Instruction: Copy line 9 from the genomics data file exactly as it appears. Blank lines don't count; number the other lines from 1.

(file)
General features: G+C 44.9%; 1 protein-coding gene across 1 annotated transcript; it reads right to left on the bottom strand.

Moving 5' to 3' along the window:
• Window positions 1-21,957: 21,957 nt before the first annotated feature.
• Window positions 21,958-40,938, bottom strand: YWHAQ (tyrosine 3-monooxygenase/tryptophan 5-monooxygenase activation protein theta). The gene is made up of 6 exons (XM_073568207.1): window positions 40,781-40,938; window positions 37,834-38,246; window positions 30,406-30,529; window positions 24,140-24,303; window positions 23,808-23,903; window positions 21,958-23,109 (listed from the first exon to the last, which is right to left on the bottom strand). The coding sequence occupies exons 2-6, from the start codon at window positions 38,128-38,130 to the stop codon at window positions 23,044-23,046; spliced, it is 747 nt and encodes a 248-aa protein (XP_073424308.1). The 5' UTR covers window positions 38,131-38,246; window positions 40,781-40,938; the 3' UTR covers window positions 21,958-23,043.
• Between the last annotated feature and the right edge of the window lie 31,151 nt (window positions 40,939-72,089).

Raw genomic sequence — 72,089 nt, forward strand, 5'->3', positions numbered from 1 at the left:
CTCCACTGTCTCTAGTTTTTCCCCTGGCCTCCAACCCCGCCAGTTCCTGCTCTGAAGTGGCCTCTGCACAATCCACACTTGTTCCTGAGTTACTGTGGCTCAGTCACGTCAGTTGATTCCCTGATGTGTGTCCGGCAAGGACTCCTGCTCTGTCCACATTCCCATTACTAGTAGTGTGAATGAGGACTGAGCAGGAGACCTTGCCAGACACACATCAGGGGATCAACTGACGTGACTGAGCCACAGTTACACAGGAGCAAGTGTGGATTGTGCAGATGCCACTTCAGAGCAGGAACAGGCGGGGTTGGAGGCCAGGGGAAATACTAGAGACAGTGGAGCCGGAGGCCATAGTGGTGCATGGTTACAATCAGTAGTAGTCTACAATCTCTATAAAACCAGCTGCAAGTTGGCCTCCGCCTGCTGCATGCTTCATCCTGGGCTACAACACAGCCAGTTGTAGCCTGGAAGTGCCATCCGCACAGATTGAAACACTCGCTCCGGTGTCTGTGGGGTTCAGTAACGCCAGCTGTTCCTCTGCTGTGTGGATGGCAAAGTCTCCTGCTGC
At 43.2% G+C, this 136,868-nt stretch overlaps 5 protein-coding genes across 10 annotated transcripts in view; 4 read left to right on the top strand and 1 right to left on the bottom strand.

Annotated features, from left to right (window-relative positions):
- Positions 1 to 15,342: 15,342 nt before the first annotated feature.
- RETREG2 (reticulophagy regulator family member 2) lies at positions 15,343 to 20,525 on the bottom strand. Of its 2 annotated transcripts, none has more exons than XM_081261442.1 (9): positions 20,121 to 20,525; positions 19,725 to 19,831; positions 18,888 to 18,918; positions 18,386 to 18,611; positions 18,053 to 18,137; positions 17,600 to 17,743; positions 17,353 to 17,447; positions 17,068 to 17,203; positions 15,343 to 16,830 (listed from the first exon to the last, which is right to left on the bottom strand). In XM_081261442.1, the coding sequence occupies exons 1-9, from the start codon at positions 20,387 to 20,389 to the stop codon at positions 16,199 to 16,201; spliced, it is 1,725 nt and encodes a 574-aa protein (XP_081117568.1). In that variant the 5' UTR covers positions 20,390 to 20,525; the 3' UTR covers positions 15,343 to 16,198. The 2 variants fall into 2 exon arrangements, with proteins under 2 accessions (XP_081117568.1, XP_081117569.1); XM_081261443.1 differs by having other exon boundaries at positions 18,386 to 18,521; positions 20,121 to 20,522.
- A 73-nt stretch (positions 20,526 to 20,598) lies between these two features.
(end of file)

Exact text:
Annotated features, from left to right (window-relative positions):